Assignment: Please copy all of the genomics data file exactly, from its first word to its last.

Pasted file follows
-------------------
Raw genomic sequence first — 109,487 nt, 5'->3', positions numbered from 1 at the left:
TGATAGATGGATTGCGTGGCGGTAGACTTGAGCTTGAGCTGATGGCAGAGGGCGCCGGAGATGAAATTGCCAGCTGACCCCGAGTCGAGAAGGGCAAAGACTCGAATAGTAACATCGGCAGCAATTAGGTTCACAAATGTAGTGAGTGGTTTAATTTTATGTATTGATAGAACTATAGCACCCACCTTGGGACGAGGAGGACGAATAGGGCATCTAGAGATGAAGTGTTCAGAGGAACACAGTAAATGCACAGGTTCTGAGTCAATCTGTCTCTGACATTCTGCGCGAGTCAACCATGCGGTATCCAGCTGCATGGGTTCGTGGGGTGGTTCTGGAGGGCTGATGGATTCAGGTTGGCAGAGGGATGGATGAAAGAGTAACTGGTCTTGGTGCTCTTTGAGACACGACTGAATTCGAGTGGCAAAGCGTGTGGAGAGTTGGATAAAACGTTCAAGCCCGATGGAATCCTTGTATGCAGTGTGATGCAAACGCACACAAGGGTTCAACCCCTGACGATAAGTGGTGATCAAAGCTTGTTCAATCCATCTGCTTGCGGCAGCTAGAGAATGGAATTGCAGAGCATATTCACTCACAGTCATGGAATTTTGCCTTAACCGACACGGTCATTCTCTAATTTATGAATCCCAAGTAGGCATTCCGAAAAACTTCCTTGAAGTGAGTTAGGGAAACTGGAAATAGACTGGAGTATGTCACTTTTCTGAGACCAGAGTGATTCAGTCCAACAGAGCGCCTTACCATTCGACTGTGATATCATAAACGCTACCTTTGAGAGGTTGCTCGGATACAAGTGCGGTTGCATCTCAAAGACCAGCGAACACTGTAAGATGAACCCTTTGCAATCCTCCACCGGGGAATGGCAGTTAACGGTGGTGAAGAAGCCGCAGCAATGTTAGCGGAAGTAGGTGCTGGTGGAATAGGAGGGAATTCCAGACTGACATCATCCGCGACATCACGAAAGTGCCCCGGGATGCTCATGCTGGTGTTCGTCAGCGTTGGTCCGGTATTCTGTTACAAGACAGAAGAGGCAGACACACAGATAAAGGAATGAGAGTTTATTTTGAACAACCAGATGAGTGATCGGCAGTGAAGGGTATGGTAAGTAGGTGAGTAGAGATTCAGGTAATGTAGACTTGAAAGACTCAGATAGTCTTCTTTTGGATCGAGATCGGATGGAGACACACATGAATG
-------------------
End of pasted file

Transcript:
Raw genomic sequence first — 109,487 nt, 5'->3', positions numbered from 1 at the left:
TGATAGATGGATTGCGTGGCGGTAGACTTGAGCTTGAGCTGATGGCAGAGGGCGCCGGAGATGAAATTGCCAGCTGACCCCGAGTCGAGAAGGGCAAAGACTCGAATAGTAACATCGGCAGCAATTAGGTTCACAAATGTAGTGAGTGGTTTAATTTTATGTATTGATAGAACTATAGCACCCACCTTGGGACGAGGAGGACGAATAGGGCATCTAGAGATGAAGTGTTCAGAGGAACACAGTAAATGCACAGGTTCTGAGTCAATCTGTCTCTGACATTCTGCGCGAGTCAACCATGCGGTATCCAGCTGCATGGGTTCGTGGGGTGGTTCTGGAGGGCTGATGGATTCAGGTTGGCAGAGGGATGGATGAAAGAGTAACTGGTCTTGGTGCTCTTTGAGACACGACTGAATTCGAGTGGCAAAGCGTGTGGAGAGTTGGATAAAACGTTCAAGCCCGATGGAATCCTTGTATGCAGTGTGATGCAAACGCACACAAGGGTTCAACCCCTGACGATAAGTGGTGATCAAAGCTTGTTCAATCCATCTGCTTGCGGCAGCTAGAGAATGGAATTGCAGAGCATATTCACTCACAGTCATGGAATTTTGCCTTAACCGACACGGTCATTCTCTAATTTATGAATCCCAAGTAGGCATTCCGAAAAACTTCCTTGAAGTGAGTTAGGGAAACTGGAAATAGACTGGAGTATGTCACTTTTCTGAGACCAGAGTGATTCAGTCCAACAGAGCGCCTTACCATTCGACTGTGATATCATAAACGCTACCTTTGAGAGGTTGCTCGGATACAAGTGCGGTTGCATCTCAAAGACCAGCGAACACTGTAAGATGAACCCTTTGCAATCCTCCACCGGGGAATGGCAGTTAACGGTGGTGAAGAAGCCGCAGCAATGTTAGCGGAAGTAGGTGCTGGTGGAATAGGAGGGAATTCCAGACTGACATCATCCGCGACATCACGAAAGTGCCCCGGGATGCTCATGCTGGTGTTCGTCAGCGTTGGTCCGGTATTCTGTTACAAGACAGAAGAGGCAGACACACAGATAAAGGAATGAGAGTTTATTTTGAACAACCAGATGAGTGATCGGCAGTGAAGGGTATGGTAAGTAGGTGAGTAGAGATTCAGGTAATGTAGACTTGAAAGACTCAGATAGTCTTCTTTTGGATCGAGATCGGATGGAGACACACATGAATG